Reading time – 1 min, 10 sec.
Character development—or lack of—can make or break any story.
And just as the protagonist must be fleshed out so does the antagonist.
We may or may not like the antagonist.
They could be truly evil, intent on destroying the very fiber of goodness.
Or their actions could be a defense mechanism in place because of a tortured past or traumatic event.
It doesn’t matter. They’re standing in the way of the protagonist’s HEA or causing them harm, so someone must deal them with.
But shouldn’t we know at least some of what is driving them?
No one wants to destroy good just for the hell of it. I mean… it’s good! Doesn’t everyone like good? What happened to our character to make good bad for them? What was the trauma that built a wall around them? Were they betrayed by some they trusted? Loved?
I addressed some of these things with the villain in Sins of the Mother. I didn’t have the time or opportunity to go too deep with him, but I found out about his history. While I may not understand why he commits the crimes he does, I believe I understand how he got that way.
And I want to save him.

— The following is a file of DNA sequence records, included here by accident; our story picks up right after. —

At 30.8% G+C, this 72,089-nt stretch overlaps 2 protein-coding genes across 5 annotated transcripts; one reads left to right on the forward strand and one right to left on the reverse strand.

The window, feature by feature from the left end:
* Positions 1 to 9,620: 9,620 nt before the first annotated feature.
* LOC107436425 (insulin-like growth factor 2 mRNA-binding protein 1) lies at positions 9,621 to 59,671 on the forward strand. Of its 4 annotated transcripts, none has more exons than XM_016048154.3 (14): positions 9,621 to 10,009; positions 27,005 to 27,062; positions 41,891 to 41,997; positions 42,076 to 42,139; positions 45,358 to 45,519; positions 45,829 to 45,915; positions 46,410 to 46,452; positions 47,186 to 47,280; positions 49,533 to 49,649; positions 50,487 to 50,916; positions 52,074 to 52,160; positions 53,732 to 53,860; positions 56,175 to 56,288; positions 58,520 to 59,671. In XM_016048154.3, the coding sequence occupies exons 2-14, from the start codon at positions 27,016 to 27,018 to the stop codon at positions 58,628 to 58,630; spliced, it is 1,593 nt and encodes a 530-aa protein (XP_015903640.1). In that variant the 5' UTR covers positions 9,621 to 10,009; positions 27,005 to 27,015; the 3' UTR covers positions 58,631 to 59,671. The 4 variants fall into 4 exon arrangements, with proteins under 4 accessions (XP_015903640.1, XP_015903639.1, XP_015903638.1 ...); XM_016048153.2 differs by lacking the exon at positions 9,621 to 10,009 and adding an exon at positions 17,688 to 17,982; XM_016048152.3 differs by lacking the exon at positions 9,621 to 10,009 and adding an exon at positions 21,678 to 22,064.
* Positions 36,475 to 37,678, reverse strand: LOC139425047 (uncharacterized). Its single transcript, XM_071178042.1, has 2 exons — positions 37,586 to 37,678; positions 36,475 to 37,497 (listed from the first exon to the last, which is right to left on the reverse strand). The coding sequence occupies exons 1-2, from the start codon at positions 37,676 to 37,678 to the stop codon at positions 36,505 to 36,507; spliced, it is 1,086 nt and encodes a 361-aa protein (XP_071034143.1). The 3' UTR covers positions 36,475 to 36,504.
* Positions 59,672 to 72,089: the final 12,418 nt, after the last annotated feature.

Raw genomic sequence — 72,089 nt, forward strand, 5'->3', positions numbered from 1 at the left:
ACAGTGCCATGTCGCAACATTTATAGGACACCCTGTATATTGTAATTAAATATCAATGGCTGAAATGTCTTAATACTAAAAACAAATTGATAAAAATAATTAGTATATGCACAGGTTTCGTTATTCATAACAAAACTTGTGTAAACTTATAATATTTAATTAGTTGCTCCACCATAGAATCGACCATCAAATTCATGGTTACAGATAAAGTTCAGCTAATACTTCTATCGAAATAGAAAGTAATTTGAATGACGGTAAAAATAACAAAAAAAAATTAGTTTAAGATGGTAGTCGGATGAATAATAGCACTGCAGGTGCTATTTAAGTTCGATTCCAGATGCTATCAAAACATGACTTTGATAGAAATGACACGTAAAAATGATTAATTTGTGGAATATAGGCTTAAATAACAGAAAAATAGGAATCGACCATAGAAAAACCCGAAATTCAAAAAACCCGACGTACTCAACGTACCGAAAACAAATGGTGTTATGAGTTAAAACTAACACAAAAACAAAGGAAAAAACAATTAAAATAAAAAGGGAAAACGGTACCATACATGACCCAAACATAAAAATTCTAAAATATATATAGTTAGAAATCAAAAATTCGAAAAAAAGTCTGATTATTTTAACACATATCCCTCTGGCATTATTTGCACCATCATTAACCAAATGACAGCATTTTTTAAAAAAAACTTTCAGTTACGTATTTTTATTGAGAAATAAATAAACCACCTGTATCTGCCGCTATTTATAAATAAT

But much like Quasimodo in The Hunchback of Notre Dame and Erik in The Phantom of the Opera, the fate of my antagonist is sealed from birth. While he doesn’t have a physical or facial deformity, his soul is deformed and his mind, fractured. By the time I meet him, he is unredeemable.
I have to let go and allow him to play his part in my protagonist’s journey.
But I don’t have to like it.
©2018 Felicia Denise, All Rights Reserved
Day 8 word count – 16101
2 thoughts on “Camp NaNo Update #8”
I hope he will show you a way to save him.
I don’t really like villains. I much prefer antagonists. I only have antagonists in my stories and I love them as much as I love my MCs. I think that’s part of the secret of storytelling. If we love all our characters, including the ‘bad’ ones, then we’ll give all of them the best chance.
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I can’t save him, but maybe in the end he won’t be judged as harshly.